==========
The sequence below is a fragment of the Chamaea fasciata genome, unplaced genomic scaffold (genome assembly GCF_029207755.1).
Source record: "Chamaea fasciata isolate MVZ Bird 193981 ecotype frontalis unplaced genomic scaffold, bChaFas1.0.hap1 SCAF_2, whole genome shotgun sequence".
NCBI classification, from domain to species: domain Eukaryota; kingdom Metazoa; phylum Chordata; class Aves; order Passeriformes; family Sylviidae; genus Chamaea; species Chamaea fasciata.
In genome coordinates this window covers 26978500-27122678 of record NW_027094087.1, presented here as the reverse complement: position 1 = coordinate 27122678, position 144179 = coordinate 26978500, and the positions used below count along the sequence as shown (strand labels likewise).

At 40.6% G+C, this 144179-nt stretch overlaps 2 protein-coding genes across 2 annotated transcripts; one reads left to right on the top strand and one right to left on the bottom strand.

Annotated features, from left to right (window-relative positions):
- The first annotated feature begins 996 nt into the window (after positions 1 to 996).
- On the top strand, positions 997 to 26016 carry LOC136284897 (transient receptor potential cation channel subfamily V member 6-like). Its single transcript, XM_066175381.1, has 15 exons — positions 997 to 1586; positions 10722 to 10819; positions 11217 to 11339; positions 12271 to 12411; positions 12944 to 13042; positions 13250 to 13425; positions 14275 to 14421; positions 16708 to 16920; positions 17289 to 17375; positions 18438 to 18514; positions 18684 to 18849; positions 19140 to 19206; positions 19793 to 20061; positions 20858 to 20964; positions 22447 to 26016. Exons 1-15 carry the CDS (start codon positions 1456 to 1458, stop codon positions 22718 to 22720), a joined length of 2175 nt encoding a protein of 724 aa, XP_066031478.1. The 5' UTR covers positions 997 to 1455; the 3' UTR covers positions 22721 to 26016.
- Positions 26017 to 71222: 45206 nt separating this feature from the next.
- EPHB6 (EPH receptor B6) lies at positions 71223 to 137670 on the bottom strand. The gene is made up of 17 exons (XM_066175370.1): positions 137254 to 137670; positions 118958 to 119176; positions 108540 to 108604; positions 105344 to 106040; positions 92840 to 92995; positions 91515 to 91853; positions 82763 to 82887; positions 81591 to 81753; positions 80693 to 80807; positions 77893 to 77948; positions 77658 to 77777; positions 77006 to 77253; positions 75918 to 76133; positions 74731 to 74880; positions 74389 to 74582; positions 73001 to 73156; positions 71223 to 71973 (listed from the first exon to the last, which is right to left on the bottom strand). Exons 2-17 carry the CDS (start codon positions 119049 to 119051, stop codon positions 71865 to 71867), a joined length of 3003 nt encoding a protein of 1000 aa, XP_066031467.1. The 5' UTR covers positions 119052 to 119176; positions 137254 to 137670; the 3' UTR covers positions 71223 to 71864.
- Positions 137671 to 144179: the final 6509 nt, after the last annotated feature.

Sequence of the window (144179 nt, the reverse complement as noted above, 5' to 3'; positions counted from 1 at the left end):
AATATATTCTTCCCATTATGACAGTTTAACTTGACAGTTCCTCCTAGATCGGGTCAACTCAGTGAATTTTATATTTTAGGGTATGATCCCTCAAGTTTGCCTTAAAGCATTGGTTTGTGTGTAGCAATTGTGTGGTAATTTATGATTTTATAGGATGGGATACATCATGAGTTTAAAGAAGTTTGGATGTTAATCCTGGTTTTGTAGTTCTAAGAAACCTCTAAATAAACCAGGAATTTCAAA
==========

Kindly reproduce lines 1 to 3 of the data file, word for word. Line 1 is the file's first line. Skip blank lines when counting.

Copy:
The sequence below is a fragment of the Chamaea fasciata genome, unplaced genomic scaffold (genome assembly GCF_029207755.1).
Source record: "Chamaea fasciata isolate MVZ Bird 193981 ecotype frontalis unplaced genomic scaffold, bChaFas1.0.hap1 SCAF_2, whole genome shotgun sequence".
NCBI classification, from domain to species: domain Eukaryota; kingdom Metazoa; phylum Chordata; class Aves; order Passeriformes; family Sylviidae; genus Chamaea; species Chamaea fasciata.